We will need some additional notation. For , we denote by ) the class of sets of alternatives that satisfy . For alternatives , we denote ) the subclass of consisting of sets of alternatives that include and by the subclass of consisting of sets do not contain alternative .

To simplify notation, we set . Also, we drop (e.g., we use instead of ) from notation since it is clear from context. We have

(2)

Now, observe that the probability is the same for all sets . In the following, we use for all , for . Hence, (2) becomes

Similarly, we have

and, by linearity of expectation,

(3)

Let be a bijection that maps each alternative of to a distinct alternative of . Then, (3) becomes

(4)

The third equality follows since , , and and for . The first inequality follows since is majority concentric and since and, thus, all differences in (4) are non-negative. The last inequality follows after observing that since and for and since . This completes the “if” part of the proof.

Let us now consider a non-majority concentric distance metric that satisfies for the -sized set of alternatives , some alternatives and , and some . We show the “only if” part of the theorem by constructing a noise model that satisfies for .

Again, we use for every set of alternatives , , and drop from notation. We define the model probabilities so that and . Notice that such a noise model exists for any arbitrarily small . Since there are sets of alternatives and is the probability that returns the ground truth ranking, it must be . We now apply equality (4). Observe that, since , . We obtain

Now, observe that for , it holds (the total number of sets of alternatives) and . Also, and . Setting specifically , we obtain that

which is negative for since . The proof of the “only if” part of the theorem now follows by Lemma 2. ∎

It is tempting to conjecture that AV and MC are the only ABC rules that are monotone robust against all majority concentric distance metrics. However, this is not true as the next example, which uses a different ABC rule, shows.

Example 1.

Let and . Consider the majority concentric distance metric and the ABC rule that has , , and otherwise. We will show that is -monotone robust against any majority concentric distance metric . Without loss of generality, let us assume that and . Observe that the quantity is equal to when , when , when , when , and when . Hence, for the -monotonic noise model , we have , where , , , and are abbreviations for the probabilities for , , , and , respectively.

In order to have for as the definition of majority concentricity requires, it must be either or . In the first case, we have . In the second case, we have . Accuracy in the limit of the ABC rule for the noise model follows by Lemma 2.

5 Robustness of other ABC rules

Our results for other ABC rules (besides MC and AV) involve two classes of distance metrics. We define the first one here.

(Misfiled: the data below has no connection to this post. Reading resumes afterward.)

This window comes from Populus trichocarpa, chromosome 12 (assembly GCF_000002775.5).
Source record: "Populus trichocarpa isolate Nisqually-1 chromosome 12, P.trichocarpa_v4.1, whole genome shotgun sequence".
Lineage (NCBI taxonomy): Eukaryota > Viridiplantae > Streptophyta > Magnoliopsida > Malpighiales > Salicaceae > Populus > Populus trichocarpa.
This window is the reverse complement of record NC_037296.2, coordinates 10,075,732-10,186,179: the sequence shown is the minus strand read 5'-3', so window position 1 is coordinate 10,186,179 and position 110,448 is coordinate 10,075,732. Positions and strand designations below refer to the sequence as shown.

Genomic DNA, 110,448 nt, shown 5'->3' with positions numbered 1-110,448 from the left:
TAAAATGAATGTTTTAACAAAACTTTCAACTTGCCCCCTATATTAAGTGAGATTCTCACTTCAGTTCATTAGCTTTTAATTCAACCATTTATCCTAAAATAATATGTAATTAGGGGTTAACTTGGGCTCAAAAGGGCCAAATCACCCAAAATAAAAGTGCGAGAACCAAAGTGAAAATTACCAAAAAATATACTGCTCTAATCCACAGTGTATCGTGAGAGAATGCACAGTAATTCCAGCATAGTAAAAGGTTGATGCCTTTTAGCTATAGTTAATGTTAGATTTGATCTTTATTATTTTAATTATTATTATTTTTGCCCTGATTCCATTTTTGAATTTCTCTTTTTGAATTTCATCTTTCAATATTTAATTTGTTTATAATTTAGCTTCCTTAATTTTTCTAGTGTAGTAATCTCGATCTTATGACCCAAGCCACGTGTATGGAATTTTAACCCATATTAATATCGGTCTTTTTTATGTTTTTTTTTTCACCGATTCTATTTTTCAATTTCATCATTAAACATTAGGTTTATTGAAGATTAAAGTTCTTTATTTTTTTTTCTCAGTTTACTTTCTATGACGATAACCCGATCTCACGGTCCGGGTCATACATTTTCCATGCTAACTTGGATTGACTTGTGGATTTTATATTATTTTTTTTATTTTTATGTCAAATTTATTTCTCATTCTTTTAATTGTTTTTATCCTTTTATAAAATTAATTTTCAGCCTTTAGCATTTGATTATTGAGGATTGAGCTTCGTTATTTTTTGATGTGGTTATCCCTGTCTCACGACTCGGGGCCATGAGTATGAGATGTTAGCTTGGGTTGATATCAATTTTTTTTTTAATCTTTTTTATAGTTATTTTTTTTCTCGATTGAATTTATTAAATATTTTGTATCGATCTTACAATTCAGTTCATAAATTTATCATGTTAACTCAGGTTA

Definition 5 (natural distance metric).

A distance metric is called natural if for every three sets , , and with such that , it holds that .

The next observation follows easily by the definitions.

Claim 5.

Any natural distance metric is majority-concentric.

Proof.

Let be a natural distance, a -sized set of alternatives, and with and . We will show that for . For , this is clearly true since and .

For , let and be any -bijection on sets of alternatives. Let . By the definition of , contains alternative but not . Also and, due to naturality of , . We conclude that . Since is a bijection (the sets of are mapped to distinct sets in ), we get , as desired. ∎

The opposite is not true as the next example illustrates.

Example 2.

Let and consider the distance metric with for every pair of sets with , if and , and , otherwise. It can be easily seen that the distance is majority-concentric; it suffices to observe that, within distance from any set, each alternative appears in exactly one set. To see that is not natural, consider , and . We have but .

Lemma 7 below identifies the class of ABC rules that are monotone robust against all natural distance metrics. The condition uses an appropriately defined bijection on sets of alternatives.

Definition 6.

Given two different sets and with , a -bijection is defined as , where is such that for every alternative or , is a distinct alternative in for , and is a distinct alternative in for .

It is easy to see that a -bijection has the following properties.

Claim 6.

Let with and let be a -bijection. For every , it holds , , and .

Lemma 7.

An ABC rule is -monotone robust against a natural distance metric if and only if for every two different sets of alternatives with there exists a -bijection on sets of alternatives and a set with and .

Proof.

Let and be two different sets with alternatives each. Let , , and be the classes of sets of alternatives with , , and , respectively. Using this notation, we have

(5)

We will now transform the third sum in the RHS of (5) to one running over the sets of like the first sum.

Let be a -bijection on sets of alternatives; by Claim 6, maps every set of to a set of and vice-versa. Hence, instead of enumerating sets of , we could enumerate sets of and apply the bijection on them. The third sum in the RHS of (5) then becomes